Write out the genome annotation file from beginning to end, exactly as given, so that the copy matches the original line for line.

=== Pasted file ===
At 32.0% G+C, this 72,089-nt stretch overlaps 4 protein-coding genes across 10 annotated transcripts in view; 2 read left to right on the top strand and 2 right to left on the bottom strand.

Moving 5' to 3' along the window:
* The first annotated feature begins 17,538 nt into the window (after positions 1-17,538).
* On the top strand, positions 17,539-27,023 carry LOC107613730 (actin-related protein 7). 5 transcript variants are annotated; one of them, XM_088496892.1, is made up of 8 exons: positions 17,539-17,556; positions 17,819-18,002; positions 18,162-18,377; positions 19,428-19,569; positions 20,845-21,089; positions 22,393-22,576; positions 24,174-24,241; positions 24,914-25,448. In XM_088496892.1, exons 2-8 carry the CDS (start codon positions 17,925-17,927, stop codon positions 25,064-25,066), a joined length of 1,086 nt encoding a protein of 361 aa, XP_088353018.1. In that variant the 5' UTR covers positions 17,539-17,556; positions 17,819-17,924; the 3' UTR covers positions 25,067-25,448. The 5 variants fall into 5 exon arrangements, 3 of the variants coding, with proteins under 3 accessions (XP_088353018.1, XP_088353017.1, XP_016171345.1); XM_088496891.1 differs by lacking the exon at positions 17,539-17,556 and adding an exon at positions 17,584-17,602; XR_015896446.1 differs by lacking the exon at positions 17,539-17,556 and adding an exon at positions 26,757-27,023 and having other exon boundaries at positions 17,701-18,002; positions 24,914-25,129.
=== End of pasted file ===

At 32.0% G+C, this 72,089-nt stretch overlaps 4 protein-coding genes across 10 annotated transcripts in view; 2 read left to right on the top strand and 2 right to left on the bottom strand.

Moving 5' to 3' along the window:
* The first annotated feature begins 17,538 nt into the window (after positions 1-17,538).
* On the top strand, positions 17,539-27,023 carry LOC107613730 (actin-related protein 7). 5 transcript variants are annotated; one of them, XM_088496892.1, is made up of 8 exons: positions 17,539-17,556; positions 17,819-18,002; positions 18,162-18,377; positions 19,428-19,569; positions 20,845-21,089; positions 22,393-22,576; positions 24,174-24,241; positions 24,914-25,448. In XM_088496892.1, exons 2-8 carry the CDS (start codon positions 17,925-17,927, stop codon positions 25,064-25,066), a joined length of 1,086 nt encoding a protein of 361 aa, XP_088353018.1. In that variant the 5' UTR covers positions 17,539-17,556; positions 17,819-17,924; the 3' UTR covers positions 25,067-25,448. The 5 variants fall into 5 exon arrangements, 3 of the variants coding, with proteins under 3 accessions (XP_088353018.1, XP_088353017.1, XP_016171345.1); XM_088496891.1 differs by lacking the exon at positions 17,539-17,556 and adding an exon at positions 17,584-17,602; XR_015896446.1 differs by lacking the exon at positions 17,539-17,556 and adding an exon at positions 26,757-27,023 and having other exon boundaries at positions 17,701-18,002; positions 24,914-25,129.